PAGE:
March 20 – Matthew 22:15-22
Two things are worth noting; first, that Jesus intentionally exposed their act. They presented an innocent demeanor, “Teacher, we know that you are true…” acting like humble students asking a rabbi a heartfelt question. But Jesus refused to abide their two-faced schemes: “Why put me to the test, you hypocrites?” God always brings the truth to light. Second, note how they phrase the question, “Is it lawful?” Of course, paying taxes to Rome is lawful under Roman law, but they were asking about the Mosaic Law. This is not merely a legal question but a fundamentally religious and ethical question.
And to be clear, this was a sticky dilemma for Jesus’ day and age. The Jews hated Caesar since Rome, a pagan nation to boot, had conquered their country and slaughtered Jewish men and women in repeated uprisings, such as that led by Judas the Galilean around 6 AD (cf. Acts 4:37). There have been many figures, like Judas, who had arisen as potential messiahs. They all led the people in revolt, promising an end to Roman oppression and taxation, and were all brutally and thoroughly crushed. So, if Jesus says, “Yes, it is lawful,” then the Pharisees assume this reveals the so-called revolutionary messiah as a pushover syncretist. If, on the other hand, Jesus says, “No! Stop paying taxes, Israel is free,” he will be declaring a revolution and, just like his messianic predecessors, Rome would ensure his demise. Therein lies the trap: Jesus can either relinquish his claim as Messiah or die at the hands of Rome, proving he’s not one.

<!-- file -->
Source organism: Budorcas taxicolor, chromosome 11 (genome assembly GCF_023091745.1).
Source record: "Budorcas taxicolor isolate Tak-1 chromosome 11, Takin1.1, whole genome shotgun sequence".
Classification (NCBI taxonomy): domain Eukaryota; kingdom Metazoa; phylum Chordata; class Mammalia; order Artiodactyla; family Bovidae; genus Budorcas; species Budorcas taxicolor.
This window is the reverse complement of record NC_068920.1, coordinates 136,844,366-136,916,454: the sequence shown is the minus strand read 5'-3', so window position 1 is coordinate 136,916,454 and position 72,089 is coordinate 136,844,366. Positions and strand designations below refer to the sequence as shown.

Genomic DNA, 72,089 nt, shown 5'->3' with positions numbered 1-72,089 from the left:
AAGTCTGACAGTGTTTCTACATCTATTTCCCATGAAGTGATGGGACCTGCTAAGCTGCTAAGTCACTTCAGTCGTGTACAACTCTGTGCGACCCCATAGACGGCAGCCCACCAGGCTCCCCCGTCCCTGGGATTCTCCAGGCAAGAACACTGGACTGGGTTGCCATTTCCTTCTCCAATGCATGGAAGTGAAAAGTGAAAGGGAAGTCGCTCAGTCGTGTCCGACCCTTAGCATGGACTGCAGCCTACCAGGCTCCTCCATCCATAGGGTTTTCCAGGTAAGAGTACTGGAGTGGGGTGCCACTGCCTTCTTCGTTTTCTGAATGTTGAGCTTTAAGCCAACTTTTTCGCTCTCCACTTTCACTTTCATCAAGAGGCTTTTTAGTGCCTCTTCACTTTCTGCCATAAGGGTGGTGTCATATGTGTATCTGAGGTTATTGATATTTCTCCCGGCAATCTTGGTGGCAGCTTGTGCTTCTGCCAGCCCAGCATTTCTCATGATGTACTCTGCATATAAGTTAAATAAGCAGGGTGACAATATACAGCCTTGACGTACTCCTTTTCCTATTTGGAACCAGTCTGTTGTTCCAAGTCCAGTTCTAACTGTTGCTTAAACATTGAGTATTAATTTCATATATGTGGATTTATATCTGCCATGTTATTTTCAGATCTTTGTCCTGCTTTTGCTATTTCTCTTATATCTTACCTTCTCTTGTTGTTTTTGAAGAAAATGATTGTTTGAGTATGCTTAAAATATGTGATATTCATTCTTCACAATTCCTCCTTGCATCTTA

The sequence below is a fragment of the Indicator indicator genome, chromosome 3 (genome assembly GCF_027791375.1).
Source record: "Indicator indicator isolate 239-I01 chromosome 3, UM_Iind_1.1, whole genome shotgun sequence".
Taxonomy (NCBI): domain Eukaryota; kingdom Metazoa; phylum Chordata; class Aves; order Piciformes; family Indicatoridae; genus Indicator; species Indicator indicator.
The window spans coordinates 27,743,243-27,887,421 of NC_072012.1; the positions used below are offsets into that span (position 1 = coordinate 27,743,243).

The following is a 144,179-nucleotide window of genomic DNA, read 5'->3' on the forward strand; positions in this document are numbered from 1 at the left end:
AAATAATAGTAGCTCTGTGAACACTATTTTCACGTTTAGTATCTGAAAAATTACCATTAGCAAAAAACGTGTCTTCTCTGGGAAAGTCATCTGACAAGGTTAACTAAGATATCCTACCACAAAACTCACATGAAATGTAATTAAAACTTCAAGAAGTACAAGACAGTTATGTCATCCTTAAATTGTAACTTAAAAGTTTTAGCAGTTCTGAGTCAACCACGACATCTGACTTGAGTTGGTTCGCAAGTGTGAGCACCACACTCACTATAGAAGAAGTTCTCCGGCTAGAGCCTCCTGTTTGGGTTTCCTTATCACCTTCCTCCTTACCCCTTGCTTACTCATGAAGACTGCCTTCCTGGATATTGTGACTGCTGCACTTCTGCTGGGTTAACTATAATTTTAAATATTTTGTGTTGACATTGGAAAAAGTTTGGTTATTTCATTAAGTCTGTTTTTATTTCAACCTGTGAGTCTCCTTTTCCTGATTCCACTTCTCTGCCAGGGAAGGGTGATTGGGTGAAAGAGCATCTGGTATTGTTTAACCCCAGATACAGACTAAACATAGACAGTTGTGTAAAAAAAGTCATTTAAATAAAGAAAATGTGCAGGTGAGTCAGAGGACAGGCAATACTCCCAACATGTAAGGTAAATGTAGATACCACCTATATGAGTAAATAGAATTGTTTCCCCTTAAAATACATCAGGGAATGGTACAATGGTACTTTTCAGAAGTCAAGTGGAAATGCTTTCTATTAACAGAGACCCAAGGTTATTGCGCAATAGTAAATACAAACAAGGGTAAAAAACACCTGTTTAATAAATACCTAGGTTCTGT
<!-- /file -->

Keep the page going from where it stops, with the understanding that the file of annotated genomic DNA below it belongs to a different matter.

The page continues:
But Jesus met their challenge brilliantly: “Show me the coin.” Jesus pointed to the image and inscription on the coin and said, “Render to Caesar what is Caesar’s.” That pleased the Herodians and cleared him of inciting insurrection, and surely the Pharisees were beginning to rejoice at the sound of this supposed Messiah bowing to Rome: coinage in Jesus’ time had an inscription, “Tiberius Caesar, son of the divine Augustus” on one side and on the other side an image of the Roman goddess, Pax. The coin was blatantly, offensively pagan to the most zealous Jewish nationalists (like Judas the Galilean).
However, Jesus continued, “and render to God what is God’s.” The call is clear and staggering. Give to Caesar what belongs to him. How do we know what that is? Simple. It bears his image. But also, give to God what belongs to him. How do we know what that is? Simple. It bears His image.
This dynamic has everything to say about how we live as citizens of the Kingdom of God, and here we receive two very practical insights. First, you bear the image of God. We all do, doubters, seekers, and followers, regardless of race, ethnicity, age, socio-economic status, gender, sexual orientation, educational level, or political affiliation. Bearing the image of God means you come from God, you belong to God, and your life is meant to be given back to God. The revolution doesn’t start with symbols of oppression and liberation—though they will be addressed—it begins with human beings worshiping their creator, rendering to God all that belongs to him. This is the call and cost of heavenly citizenship, everything and nothing less.
Second, the Kingdom of God is an already-but-not-yet reality. This means followers live as dual citizens until such time as the fullness of God’s redemptive work is complete and Christ returns. For the people Jesus was speaking to, “render to Caesar what is his” meant continuing to pay taxes even as they lived lives as free citizens of the Kingdom of Heaven. However, the way this is done is revolutionized by the reality of the Kingdom. Jesus’ followers would no longer render unto Caesar as slaves of Caesar, and no thought would ever be given to giving to Caesar what only rightfully belongs to God, their worship and whole-souled devotion.
• What stood out to you in this passage?
• How do you think the Pharisees hoped to entrap Jesus with this question?
• What can Jesus’ response tell us about his kingdom?
• What do you think it means to “render to God the things that are God’s”?
• How can this passage guide followers of Jesus to live in the world?
• What is most challenging to you about that way of life?
• How can this passage encourage our worship?